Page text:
The above preview is unformatted text

This student written piece of work is one of many that can be found in our AS and A Level Energy, Respiration & the Environment section.

Found what you're looking for?

  • Start learning 29% faster today
  • 150,000+ documents available
  • Just £6.99 a month

Not the one? Search for your essay title...
  • Join over 1.2 million students every month
  • Accelerate your learning by 29%
  • Unlimited access from just £6.99 per month

See related essaysSee related essays

Related AS and A Level Energy, Respiration & the Environment essays

  1. Marked by a teacher

    effect of temperature on the rate of respiration in yeast

    5 star(s)

    If I would measure the carbon dioxide produce by the yeast this would make me end up with more equipment such as: gas burette, tubes etc To measure the production of carbon dioxide it will take me longer to set up an apparatus there for it can be more time consuming.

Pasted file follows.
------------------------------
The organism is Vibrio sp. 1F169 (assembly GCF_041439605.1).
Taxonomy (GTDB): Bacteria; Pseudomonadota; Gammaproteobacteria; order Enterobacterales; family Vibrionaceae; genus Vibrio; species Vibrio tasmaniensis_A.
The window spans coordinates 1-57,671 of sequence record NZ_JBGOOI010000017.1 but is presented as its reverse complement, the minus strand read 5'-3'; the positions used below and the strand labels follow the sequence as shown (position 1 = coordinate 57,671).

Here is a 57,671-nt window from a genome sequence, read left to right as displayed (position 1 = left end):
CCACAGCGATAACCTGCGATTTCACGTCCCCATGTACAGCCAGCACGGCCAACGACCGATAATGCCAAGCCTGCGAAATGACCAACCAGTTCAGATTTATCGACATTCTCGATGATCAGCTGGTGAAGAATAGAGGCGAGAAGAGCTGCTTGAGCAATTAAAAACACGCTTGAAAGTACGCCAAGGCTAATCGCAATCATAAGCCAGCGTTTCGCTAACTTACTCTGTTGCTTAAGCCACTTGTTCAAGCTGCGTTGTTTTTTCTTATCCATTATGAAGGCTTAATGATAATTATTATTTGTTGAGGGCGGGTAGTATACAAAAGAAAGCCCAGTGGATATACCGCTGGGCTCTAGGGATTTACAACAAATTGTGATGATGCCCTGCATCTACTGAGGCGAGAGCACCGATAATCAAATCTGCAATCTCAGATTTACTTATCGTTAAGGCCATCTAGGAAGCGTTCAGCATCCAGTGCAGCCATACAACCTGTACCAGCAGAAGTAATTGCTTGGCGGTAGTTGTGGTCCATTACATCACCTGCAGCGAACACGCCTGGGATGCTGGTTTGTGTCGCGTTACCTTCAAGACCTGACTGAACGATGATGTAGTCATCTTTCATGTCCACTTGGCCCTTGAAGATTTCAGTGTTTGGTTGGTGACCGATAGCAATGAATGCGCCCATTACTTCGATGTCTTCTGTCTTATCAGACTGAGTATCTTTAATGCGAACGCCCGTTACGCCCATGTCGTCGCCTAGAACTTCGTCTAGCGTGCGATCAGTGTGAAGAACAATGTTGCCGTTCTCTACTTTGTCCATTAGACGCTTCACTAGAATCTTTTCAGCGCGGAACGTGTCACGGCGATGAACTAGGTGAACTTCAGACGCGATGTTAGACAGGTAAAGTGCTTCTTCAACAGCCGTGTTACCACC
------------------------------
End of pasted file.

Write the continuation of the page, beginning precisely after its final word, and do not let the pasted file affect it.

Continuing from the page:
2. Marked by a teacher

    Effect of nitrate concentration on the growth of Duckweeds

    5 star(s)

    Each duckweed used was from the same pond, this increased the reliability of the results, because before staring the experiment the duckweeds all had the same nutrients and components inside the cells. As if they were all from different ponds, they may have been polluted and contained different nutrients inside them which could affect their growth rates.

  1. Marked by a teacher

    To make sure we have plenty of energy in the future, it's up to ...